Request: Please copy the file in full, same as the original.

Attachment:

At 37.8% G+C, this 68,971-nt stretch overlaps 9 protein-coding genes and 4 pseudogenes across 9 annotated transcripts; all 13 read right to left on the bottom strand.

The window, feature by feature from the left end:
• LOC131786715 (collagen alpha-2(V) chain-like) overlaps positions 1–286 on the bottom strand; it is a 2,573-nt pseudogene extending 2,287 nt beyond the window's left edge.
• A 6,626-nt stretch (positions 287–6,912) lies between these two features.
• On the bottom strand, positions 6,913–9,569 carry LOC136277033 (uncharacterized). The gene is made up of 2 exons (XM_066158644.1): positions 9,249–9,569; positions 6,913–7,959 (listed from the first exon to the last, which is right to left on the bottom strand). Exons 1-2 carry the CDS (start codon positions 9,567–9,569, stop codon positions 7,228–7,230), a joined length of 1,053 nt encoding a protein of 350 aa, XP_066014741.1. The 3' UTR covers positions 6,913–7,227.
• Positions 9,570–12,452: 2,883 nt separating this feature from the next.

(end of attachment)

At 37.8% G+C, this 68,971-nt stretch overlaps 9 protein-coding genes and 4 pseudogenes across 9 annotated transcripts; all 13 read right to left on the bottom strand.

The window, feature by feature from the left end:
• LOC131786715 (collagen alpha-2(V) chain-like) overlaps positions 1–286 on the bottom strand; it is a 2,573-nt pseudogene extending 2,287 nt beyond the window's left edge.
• A 6,626-nt stretch (positions 287–6,912) lies between these two features.
• On the bottom strand, positions 6,913–9,569 carry LOC136277033 (uncharacterized). The gene is made up of 2 exons (XM_066158644.1): positions 9,249–9,569; positions 6,913–7,959 (listed from the first exon to the last, which is right to left on the bottom strand). Exons 1-2 carry the CDS (start codon positions 9,567–9,569, stop codon positions 7,228–7,230), a joined length of 1,053 nt encoding a protein of 350 aa, XP_066014741.1. The 3' UTR covers positions 6,913–7,227.
• Positions 9,570–12,452: 2,883 nt separating this feature from the next.